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Reading Daniel Defoe in Twenty-First Century American High School Textbooks

Elizabeth Zold

Seventeenth- and Eighteenth-Century Works in the High School Literature Textbook

To make sense of Defoe's place in the secondary school English classroom, some context is needed on the format and overall content of these textbooks. First, the four British literature high school textbooks under discussion are prepared for senior high school students and thus aim to teach higher-order critical thinking skills such as analysis, critique, and evaluation. Second, all four textbooks are organized chronologically, although the Holt (2009) gives instructors various other organizational schema, such as genre and theme, and provides lists of the texts divided accordingly.1 The seventeenth and eighteenth centuries are consistently grouped in the same unit, with date ranges from 1625–1798 (Prentice Hall), 1640–1780 (Glencoe), and 1660–1800 (Holt 2005, 2009). Within these larger units, the texts are often grouped under smaller headings, which may be generic like Holt's (2009) "The Rise of the Novel," topical like Holt's (2005) "Political Points of View," or specifically historical like Glencoe's "The English Enlightenment and Neoclassicism" and Prentice Hall's "A Nation Divided." In addition, several of the textbooks contain special sections in which students are asked to compare literary works, including texts from other time periods or other parts of the world.

Although the emphasis on the historical nature of the literature is apparent in the overall chronological schema, such a range of organizational strategies within the units increases the possibility that students will encounter seventeenth- and eighteenth-century British texts in a variety of contexts. This emphasis is reinforced at the opening of each unit, which provides a timeline and introductory essay on important world and literary events of the period, giving students a broader historical perspective in which to view the literature. Each of the textbooks covers the English Civil War, the Restoration, the Enlightenment, and major trends in literature, and each touches on religious issues and cultural values of the period. While the various introductions highlight certain events and ideas more than others, there is an overall importance placed on situating the texts in the unit within a specific historical framework.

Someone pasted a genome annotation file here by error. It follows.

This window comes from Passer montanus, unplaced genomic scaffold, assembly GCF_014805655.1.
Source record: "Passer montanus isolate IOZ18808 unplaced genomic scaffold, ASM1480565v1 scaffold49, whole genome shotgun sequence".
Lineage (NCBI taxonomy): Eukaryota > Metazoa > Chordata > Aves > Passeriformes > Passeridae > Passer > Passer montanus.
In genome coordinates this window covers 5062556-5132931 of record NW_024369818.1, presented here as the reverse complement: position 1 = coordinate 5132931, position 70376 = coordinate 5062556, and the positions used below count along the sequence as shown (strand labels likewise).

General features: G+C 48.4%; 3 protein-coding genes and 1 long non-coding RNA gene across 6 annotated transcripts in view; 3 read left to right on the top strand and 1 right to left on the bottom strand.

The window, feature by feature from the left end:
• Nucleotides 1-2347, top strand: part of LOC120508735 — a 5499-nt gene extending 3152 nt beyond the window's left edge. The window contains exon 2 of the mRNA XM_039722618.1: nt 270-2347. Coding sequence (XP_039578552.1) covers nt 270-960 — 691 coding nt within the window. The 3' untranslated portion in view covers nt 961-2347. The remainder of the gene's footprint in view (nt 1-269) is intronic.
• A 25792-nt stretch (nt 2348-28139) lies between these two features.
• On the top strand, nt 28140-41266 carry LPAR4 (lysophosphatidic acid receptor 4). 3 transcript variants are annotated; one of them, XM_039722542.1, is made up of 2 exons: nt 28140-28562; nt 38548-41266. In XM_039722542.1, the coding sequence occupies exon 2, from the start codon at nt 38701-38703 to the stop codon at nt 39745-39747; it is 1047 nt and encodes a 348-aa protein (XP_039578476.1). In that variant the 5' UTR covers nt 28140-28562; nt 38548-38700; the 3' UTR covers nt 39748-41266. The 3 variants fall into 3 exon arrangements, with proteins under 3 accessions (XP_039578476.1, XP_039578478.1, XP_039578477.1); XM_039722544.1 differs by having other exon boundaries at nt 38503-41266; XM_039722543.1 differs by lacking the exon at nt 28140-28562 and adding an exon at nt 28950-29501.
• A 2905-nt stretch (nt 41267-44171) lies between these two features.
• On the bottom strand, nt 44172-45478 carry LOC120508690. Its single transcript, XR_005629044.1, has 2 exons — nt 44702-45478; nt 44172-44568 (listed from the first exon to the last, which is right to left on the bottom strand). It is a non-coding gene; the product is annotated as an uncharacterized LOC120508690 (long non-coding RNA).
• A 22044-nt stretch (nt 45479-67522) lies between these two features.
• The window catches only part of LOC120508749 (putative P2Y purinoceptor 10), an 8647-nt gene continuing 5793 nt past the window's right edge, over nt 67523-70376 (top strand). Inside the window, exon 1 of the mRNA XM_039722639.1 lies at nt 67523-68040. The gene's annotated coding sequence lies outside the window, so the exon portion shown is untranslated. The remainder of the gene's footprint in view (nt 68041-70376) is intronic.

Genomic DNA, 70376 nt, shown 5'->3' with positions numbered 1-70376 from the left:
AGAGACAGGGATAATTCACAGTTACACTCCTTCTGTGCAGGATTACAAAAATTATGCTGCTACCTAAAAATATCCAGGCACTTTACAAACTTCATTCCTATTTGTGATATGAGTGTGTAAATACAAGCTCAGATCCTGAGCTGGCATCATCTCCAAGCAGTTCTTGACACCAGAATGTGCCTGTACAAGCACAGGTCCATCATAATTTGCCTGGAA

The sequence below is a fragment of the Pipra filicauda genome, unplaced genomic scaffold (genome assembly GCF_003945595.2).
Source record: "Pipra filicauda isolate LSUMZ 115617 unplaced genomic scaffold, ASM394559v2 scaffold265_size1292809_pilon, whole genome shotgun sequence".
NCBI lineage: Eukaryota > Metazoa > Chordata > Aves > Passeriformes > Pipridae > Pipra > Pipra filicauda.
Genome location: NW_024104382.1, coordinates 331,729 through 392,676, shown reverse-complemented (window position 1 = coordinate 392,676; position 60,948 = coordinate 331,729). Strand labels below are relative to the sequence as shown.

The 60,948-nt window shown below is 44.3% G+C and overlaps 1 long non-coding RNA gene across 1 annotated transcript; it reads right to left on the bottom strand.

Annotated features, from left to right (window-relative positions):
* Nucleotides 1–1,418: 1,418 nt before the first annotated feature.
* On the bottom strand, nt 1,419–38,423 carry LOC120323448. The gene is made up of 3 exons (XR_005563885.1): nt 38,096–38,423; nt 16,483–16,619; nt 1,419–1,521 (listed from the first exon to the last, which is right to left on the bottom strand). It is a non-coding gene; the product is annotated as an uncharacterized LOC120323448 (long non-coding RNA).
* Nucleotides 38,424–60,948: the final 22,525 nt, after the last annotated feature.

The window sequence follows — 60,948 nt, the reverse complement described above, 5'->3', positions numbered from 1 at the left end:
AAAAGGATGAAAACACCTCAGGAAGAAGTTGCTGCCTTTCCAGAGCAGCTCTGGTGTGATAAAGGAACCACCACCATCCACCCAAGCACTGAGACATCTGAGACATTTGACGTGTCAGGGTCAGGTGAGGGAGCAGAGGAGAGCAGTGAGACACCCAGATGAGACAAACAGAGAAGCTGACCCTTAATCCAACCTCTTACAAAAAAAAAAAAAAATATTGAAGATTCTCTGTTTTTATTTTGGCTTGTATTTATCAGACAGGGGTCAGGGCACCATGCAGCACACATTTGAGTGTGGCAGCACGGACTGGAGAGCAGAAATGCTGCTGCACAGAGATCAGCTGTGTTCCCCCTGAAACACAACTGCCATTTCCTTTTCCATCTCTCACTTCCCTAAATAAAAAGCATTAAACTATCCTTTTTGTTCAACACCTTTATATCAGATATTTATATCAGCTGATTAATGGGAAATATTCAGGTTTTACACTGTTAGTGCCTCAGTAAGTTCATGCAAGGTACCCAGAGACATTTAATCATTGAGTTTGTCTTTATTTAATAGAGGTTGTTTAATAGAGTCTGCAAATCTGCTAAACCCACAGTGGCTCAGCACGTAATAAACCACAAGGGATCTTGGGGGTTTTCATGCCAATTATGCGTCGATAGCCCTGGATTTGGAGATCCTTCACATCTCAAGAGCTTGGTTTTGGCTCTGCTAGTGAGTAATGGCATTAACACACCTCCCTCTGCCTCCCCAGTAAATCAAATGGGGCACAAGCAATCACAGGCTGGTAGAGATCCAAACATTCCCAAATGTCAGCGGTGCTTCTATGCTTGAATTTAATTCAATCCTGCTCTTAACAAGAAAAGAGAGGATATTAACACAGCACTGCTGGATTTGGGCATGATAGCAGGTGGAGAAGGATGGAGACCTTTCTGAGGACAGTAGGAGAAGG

There seems to be a standard collection of core writers and works in all four textbooks, many of which are cited in Applebee's study: Swift's Gulliver's Travels and A Modest Proposal, Pepys's Diary, Defoe's Journal of the Plague Year, and Pope's The Rape of the Lock.2 The other works included vary widely from textbook to textbook. In the Holt (2005) edition, the only Defoe text used is his essay "The Education of Women" and the only Swift text is A Modest Proposal. The Holt (2009) edition, however, adds excerpts from A Journal of the Plague Year and Gulliver's Travels while retaining the other pieces by Swift and Defoe. As such, Holt seems to adopt the core set of texts of British literature for students in their newest edition, and Glencoe and Prentice Hall's lists mirror these. In addition, from its 2005 edition to the 2009 edition, Holt added considerably to its selection of eighteenth-century literature, expanding what was a very small group of excerpts to one comparable to the others.3 It is not clear exactly how these "standard" texts were chosen, although, as I will explore shortly, these texts are fragmented narratives and easily segmented, making them easier to excerpt.4
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